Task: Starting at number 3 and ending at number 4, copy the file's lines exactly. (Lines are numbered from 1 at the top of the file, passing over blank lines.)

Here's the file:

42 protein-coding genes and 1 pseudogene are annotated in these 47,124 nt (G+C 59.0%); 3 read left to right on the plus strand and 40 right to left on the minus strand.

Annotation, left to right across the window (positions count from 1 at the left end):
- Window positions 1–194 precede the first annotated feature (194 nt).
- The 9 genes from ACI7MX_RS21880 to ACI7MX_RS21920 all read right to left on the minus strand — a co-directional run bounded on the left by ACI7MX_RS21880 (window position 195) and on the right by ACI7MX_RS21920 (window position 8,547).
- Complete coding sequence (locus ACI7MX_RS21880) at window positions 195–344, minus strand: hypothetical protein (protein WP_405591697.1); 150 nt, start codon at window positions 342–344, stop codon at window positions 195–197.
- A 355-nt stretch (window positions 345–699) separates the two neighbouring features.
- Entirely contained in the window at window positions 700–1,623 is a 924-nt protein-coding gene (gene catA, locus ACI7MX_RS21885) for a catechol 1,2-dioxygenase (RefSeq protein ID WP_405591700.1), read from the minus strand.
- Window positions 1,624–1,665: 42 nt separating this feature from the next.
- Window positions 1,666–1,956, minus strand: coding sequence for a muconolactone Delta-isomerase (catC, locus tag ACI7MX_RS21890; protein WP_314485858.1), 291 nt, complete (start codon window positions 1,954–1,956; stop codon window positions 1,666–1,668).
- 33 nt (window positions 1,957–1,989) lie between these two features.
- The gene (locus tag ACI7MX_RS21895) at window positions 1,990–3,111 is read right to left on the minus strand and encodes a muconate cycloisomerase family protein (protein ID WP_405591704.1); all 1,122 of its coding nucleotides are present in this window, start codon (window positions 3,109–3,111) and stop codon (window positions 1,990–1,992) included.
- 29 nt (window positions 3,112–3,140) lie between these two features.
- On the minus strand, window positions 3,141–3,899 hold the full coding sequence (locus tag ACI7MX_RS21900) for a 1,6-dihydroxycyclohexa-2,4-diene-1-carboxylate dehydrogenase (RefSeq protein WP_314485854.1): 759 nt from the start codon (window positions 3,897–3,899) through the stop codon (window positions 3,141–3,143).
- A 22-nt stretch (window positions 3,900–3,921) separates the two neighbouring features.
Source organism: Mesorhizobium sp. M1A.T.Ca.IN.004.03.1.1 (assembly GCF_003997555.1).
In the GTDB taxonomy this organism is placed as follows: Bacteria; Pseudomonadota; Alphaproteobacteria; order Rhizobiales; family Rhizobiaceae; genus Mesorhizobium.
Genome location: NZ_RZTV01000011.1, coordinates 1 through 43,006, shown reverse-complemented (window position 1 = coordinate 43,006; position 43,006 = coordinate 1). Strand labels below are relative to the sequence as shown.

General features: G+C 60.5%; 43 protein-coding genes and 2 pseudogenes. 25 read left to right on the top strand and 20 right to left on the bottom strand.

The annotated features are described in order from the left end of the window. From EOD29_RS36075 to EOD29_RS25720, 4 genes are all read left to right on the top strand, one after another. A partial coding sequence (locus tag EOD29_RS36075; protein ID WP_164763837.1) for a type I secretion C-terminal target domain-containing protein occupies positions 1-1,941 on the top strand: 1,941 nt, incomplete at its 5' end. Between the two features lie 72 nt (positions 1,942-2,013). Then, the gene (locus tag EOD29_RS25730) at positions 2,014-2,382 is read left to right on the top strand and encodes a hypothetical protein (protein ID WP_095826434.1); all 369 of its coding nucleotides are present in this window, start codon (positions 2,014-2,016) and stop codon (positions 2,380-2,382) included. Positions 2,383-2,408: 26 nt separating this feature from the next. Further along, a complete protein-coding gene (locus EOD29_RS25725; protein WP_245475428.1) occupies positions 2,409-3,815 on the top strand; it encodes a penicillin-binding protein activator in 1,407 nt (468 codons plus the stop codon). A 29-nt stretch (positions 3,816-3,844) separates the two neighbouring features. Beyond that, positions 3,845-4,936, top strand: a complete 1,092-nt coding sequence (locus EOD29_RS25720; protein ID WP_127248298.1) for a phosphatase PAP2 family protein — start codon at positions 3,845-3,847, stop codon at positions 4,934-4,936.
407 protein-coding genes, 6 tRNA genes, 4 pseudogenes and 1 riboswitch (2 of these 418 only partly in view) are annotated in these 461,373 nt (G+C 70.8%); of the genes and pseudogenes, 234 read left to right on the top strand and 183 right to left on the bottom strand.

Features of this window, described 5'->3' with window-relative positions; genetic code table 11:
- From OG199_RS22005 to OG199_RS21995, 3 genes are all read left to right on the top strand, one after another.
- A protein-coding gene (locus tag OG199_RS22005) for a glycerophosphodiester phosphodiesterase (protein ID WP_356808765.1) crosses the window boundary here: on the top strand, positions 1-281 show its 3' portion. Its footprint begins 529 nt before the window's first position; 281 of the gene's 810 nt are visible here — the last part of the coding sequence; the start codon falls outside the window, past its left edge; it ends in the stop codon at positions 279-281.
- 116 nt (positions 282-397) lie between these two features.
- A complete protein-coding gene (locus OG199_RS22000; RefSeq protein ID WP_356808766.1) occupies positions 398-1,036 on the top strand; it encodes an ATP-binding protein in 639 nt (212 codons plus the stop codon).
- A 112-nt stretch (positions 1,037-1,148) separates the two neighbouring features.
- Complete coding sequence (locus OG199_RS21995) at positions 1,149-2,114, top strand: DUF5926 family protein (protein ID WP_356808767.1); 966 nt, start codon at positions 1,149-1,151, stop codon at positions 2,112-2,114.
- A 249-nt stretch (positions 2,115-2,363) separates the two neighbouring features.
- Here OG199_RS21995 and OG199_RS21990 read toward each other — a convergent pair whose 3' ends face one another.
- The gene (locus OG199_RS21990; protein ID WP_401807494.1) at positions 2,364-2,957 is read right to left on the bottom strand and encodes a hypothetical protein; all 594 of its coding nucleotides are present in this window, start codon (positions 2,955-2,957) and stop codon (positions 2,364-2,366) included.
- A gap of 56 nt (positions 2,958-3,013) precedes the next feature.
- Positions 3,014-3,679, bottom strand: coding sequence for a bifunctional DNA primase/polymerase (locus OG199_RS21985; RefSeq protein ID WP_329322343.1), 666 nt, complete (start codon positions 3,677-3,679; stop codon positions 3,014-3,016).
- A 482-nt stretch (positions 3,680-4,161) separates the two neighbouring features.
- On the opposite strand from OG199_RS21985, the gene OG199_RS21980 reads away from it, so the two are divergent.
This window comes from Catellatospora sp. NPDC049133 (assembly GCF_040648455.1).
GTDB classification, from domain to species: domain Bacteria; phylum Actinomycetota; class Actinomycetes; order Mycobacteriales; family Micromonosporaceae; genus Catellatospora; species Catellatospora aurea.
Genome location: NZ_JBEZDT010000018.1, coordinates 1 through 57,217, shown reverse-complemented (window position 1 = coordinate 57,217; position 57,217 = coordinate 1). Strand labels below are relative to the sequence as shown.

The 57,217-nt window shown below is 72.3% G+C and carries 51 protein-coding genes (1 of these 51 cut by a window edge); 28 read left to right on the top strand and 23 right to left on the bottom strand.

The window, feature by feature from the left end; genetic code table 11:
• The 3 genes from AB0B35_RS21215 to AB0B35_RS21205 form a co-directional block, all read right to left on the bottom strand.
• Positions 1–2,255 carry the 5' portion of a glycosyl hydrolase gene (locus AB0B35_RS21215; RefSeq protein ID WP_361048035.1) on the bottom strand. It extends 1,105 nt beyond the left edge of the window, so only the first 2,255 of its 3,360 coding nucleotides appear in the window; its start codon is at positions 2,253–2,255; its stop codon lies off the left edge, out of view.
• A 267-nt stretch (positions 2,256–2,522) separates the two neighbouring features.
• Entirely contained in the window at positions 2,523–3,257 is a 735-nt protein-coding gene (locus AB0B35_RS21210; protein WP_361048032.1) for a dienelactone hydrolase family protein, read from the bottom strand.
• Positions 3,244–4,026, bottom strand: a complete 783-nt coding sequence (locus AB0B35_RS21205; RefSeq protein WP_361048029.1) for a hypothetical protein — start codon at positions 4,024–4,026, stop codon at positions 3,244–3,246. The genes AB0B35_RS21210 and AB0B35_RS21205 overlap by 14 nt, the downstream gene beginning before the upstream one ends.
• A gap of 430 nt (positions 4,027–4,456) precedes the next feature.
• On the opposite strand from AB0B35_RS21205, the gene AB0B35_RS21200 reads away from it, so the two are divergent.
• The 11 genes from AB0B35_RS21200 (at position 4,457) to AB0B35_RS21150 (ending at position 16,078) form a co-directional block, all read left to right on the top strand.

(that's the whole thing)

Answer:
- Window positions 1–194 precede the first annotated feature (194 nt).
- The 9 genes from ACI7MX_RS21880 to ACI7MX_RS21920 all read right to left on the minus strand — a co-directional run bounded on the left by ACI7MX_RS21880 (window position 195) and on the right by ACI7MX_RS21920 (window position 8,547).